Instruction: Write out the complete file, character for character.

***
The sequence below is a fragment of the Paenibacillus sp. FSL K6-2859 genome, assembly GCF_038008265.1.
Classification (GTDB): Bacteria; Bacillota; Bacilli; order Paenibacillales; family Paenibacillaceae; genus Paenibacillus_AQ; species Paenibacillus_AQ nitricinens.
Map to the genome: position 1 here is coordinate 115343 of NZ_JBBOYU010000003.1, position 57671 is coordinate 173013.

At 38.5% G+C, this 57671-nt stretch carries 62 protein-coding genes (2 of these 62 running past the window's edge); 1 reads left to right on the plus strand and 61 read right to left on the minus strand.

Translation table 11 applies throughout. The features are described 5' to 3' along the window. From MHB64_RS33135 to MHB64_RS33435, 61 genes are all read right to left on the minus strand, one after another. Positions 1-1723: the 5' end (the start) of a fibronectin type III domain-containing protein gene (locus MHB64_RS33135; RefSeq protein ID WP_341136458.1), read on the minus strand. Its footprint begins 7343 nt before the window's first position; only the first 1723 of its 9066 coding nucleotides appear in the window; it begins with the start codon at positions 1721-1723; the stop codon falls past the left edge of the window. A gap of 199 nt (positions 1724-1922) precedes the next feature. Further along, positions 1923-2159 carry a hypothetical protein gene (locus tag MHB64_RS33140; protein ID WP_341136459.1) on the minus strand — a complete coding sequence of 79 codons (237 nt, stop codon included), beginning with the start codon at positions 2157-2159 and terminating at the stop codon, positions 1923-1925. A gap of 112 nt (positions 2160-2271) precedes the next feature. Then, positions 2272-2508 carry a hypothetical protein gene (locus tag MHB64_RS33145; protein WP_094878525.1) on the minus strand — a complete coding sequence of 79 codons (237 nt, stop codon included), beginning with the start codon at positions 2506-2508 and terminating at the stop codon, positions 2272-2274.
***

The sequence below is a fragment of the Paenibacillus sp. FSL K6-2859 genome, assembly GCF_038008265.1.
Classification (GTDB): Bacteria; Bacillota; Bacilli; order Paenibacillales; family Paenibacillaceae; genus Paenibacillus_AQ; species Paenibacillus_AQ nitricinens.
Map to the genome: position 1 here is coordinate 115343 of NZ_JBBOYU010000003.1, position 57671 is coordinate 173013.

At 38.5% G+C, this 57671-nt stretch carries 62 protein-coding genes (2 of these 62 running past the window's edge); 1 reads left to right on the plus strand and 61 read right to left on the minus strand.

Translation table 11 applies throughout. The features are described 5' to 3' along the window. From MHB64_RS33135 to MHB64_RS33435, 61 genes are all read right to left on the minus strand, one after another. Positions 1-1723: the 5' end (the start) of a fibronectin type III domain-containing protein gene (locus MHB64_RS33135; RefSeq protein ID WP_341136458.1), read on the minus strand. Its footprint begins 7343 nt before the window's first position; only the first 1723 of its 9066 coding nucleotides appear in the window; it begins with the start codon at positions 1721-1723; the stop codon falls past the left edge of the window. A gap of 199 nt (positions 1724-1922) precedes the next feature. Further along, positions 1923-2159 carry a hypothetical protein gene (locus tag MHB64_RS33140; protein ID WP_341136459.1) on the minus strand — a complete coding sequence of 79 codons (237 nt, stop codon included), beginning with the start codon at positions 2157-2159 and terminating at the stop codon, positions 1923-1925. A gap of 112 nt (positions 2160-2271) precedes the next feature. Then, positions 2272-2508 carry a hypothetical protein gene (locus tag MHB64_RS33145; protein WP_094878525.1) on the minus strand — a complete coding sequence of 79 codons (237 nt, stop codon included), beginning with the start codon at positions 2506-2508 and terminating at the stop codon, positions 2272-2274.